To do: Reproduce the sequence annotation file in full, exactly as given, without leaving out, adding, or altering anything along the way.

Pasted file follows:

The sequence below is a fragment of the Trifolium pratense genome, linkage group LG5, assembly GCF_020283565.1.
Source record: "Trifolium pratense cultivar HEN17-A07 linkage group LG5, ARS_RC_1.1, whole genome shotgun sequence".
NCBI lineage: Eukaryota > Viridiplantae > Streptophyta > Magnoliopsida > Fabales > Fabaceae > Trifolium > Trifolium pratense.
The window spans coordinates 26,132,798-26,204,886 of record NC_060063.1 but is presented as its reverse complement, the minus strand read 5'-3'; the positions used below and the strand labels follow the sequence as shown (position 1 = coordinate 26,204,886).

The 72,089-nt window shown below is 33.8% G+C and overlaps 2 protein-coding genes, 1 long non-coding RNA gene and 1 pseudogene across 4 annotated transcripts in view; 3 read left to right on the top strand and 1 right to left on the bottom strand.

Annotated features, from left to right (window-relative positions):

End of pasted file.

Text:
The sequence below is a fragment of the Trifolium pratense genome, linkage group LG5, assembly GCF_020283565.1.
Source record: "Trifolium pratense cultivar HEN17-A07 linkage group LG5, ARS_RC_1.1, whole genome shotgun sequence".
NCBI lineage: Eukaryota > Viridiplantae > Streptophyta > Magnoliopsida > Fabales > Fabaceae > Trifolium > Trifolium pratense.
The window spans coordinates 26,132,798-26,204,886 of record NC_060063.1 but is presented as its reverse complement, the minus strand read 5'-3'; the positions used below and the strand labels follow the sequence as shown (position 1 = coordinate 26,204,886).

The 72,089-nt window shown below is 33.8% G+C and overlaps 2 protein-coding genes, 1 long non-coding RNA gene and 1 pseudogene across 4 annotated transcripts in view; 3 read left to right on the top strand and 1 right to left on the bottom strand.

Annotated features, from left to right (window-relative positions):